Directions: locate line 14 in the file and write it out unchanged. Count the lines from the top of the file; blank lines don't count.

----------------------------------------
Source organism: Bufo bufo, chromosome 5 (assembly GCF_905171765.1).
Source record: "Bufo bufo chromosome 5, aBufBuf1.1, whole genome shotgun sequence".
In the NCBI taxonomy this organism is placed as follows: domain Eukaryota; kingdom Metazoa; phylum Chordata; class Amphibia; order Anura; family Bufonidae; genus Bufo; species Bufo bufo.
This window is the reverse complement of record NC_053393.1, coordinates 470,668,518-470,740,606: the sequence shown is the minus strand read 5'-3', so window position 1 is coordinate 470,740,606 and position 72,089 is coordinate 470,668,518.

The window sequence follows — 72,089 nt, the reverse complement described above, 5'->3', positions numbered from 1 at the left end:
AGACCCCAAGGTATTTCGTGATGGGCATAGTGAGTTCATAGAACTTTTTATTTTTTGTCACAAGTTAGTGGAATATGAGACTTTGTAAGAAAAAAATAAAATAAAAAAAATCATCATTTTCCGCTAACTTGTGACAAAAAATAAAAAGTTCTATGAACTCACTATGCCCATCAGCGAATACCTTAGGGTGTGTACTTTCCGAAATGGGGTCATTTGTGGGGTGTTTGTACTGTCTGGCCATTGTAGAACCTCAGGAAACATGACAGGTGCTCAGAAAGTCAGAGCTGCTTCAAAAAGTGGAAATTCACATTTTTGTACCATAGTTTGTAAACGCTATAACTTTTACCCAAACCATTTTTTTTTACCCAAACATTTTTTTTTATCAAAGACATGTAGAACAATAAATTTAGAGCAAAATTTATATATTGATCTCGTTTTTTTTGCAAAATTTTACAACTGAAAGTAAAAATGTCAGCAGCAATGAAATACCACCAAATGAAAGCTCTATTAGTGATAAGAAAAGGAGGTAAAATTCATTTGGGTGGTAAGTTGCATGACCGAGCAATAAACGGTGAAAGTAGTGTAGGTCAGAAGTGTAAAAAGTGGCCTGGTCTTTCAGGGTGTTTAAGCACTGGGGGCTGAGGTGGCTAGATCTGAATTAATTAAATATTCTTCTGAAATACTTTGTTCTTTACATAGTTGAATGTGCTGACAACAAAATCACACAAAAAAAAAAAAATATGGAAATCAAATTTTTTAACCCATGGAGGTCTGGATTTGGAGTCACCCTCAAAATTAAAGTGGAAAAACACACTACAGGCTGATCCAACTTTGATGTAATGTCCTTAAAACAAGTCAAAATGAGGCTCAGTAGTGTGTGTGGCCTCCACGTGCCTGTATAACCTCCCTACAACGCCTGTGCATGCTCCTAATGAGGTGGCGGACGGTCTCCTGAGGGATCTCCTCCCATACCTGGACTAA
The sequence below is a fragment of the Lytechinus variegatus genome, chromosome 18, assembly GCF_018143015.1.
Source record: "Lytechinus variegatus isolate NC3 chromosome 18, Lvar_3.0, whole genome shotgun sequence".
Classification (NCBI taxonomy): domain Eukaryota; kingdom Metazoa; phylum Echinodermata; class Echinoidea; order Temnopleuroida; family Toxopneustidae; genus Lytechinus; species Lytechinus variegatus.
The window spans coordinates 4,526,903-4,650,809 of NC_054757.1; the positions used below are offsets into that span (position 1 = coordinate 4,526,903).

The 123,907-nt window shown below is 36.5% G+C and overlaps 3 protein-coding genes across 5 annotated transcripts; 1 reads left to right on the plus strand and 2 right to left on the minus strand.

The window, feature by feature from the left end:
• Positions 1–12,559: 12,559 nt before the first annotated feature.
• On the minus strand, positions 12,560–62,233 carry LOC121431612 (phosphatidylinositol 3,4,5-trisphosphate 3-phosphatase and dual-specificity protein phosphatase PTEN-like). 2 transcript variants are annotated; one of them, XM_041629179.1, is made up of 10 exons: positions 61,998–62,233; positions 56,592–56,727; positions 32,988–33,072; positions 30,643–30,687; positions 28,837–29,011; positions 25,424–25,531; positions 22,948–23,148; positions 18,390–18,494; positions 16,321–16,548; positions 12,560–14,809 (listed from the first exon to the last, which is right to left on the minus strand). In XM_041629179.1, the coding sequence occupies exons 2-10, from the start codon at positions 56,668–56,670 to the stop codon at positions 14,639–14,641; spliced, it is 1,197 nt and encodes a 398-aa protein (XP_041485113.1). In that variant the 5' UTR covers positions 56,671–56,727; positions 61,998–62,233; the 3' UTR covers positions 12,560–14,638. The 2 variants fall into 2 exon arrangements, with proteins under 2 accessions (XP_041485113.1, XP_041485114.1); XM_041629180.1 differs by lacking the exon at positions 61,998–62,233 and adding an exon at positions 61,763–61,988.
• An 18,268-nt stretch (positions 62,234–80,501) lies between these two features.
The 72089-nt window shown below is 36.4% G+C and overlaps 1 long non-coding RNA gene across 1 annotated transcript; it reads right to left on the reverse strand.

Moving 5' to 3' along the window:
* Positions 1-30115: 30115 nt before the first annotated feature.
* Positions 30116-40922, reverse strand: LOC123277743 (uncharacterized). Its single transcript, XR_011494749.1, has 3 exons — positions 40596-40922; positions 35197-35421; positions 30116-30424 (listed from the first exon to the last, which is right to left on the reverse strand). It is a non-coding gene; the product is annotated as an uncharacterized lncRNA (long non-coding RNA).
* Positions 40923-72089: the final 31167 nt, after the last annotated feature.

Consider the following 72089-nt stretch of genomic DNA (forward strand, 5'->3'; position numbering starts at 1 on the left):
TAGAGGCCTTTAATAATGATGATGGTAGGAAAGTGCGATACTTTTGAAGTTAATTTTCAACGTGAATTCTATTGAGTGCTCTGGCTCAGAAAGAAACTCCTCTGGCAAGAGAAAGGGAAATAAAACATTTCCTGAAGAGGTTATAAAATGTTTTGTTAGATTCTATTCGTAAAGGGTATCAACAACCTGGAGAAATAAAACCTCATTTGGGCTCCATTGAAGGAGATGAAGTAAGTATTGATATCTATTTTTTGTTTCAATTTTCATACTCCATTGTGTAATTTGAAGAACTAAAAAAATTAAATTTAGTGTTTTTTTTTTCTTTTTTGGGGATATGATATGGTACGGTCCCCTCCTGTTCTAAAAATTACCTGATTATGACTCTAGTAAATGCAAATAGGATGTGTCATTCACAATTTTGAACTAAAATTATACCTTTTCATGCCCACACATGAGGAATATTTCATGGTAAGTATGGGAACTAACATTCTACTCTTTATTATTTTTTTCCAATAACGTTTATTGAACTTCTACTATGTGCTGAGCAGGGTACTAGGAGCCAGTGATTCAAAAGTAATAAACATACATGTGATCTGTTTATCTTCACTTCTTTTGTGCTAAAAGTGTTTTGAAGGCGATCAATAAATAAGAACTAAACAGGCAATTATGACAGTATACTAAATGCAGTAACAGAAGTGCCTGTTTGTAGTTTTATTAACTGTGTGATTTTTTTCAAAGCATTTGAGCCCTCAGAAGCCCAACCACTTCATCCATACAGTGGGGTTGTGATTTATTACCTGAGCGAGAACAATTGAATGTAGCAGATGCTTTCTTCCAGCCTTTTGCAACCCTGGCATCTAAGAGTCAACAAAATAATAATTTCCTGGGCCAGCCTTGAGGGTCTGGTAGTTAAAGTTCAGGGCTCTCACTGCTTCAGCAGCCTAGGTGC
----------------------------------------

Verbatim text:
• On the minus strand, positions 12,560–62,233 carry LOC121431612 (phosphatidylinositol 3,4,5-trisphosphate 3-phosphatase and dual-specificity protein phosphatase PTEN-like). 2 transcript variants are annotated; one of them, XM_041629179.1, is made up of 10 exons: positions 61,998–62,233; positions 56,592–56,727; positions 32,988–33,072; positions 30,643–30,687; positions 28,837–29,011; positions 25,424–25,531; positions 22,948–23,148; positions 18,390–18,494; positions 16,321–16,548; positions 12,560–14,809 (listed from the first exon to the last, which is right to left on the minus strand). In XM_041629179.1, the coding sequence occupies exons 2-10, from the start codon at positions 56,668–56,670 to the stop codon at positions 14,639–14,641; spliced, it is 1,197 nt and encodes a 398-aa protein (XP_041485113.1). In that variant the 5' UTR covers positions 56,671–56,727; positions 61,998–62,233; the 3' UTR covers positions 12,560–14,638. The 2 variants fall into 2 exon arrangements, with proteins under 2 accessions (XP_041485113.1, XP_041485114.1); XM_041629180.1 differs by lacking the exon at positions 61,998–62,233 and adding an exon at positions 61,763–61,988.